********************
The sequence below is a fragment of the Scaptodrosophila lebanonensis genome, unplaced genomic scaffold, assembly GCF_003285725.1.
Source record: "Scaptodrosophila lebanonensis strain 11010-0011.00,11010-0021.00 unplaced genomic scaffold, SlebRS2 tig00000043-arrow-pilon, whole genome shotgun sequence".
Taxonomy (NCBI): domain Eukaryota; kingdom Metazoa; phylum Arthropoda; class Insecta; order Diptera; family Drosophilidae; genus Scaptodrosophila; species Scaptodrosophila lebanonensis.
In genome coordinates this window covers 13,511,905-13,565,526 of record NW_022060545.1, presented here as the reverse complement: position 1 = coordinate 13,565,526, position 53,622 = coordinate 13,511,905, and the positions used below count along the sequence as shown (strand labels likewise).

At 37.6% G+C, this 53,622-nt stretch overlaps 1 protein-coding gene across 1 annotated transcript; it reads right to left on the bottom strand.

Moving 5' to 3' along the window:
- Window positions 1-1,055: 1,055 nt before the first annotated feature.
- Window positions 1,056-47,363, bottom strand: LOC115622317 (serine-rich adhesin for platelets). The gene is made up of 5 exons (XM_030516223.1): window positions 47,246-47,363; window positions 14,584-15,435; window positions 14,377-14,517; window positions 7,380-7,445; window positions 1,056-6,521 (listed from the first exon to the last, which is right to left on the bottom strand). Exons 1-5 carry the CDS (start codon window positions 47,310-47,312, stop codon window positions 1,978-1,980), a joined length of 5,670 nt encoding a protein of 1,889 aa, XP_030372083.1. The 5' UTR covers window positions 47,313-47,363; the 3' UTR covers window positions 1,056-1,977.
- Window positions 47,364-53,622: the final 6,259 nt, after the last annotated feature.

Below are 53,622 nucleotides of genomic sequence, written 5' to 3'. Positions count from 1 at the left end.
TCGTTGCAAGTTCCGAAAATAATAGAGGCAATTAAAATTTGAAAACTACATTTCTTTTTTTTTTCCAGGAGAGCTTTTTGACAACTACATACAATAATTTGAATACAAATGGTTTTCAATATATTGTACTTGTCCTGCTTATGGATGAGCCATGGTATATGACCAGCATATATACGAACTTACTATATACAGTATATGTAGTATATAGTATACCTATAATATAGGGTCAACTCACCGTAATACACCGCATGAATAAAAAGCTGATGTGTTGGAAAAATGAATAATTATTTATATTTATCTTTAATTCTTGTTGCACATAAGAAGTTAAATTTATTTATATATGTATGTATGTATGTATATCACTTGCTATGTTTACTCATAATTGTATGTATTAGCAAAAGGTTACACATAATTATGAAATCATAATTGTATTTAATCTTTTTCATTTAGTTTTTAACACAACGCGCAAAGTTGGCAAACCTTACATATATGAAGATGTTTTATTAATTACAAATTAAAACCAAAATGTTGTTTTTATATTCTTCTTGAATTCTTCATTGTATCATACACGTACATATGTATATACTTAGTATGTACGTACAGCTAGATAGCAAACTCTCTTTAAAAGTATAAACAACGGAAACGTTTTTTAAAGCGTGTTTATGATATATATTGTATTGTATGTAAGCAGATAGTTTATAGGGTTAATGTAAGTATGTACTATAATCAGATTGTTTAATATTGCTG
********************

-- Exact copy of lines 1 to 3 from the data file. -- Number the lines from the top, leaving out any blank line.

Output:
The sequence below is a fragment of the Scaptodrosophila lebanonensis genome, unplaced genomic scaffold, assembly GCF_003285725.1.
Source record: "Scaptodrosophila lebanonensis strain 11010-0011.00,11010-0021.00 unplaced genomic scaffold, SlebRS2 tig00000043-arrow-pilon, whole genome shotgun sequence".
Taxonomy (NCBI): domain Eukaryota; kingdom Metazoa; phylum Arthropoda; class Insecta; order Diptera; family Drosophilidae; genus Scaptodrosophila; species Scaptodrosophila lebanonensis.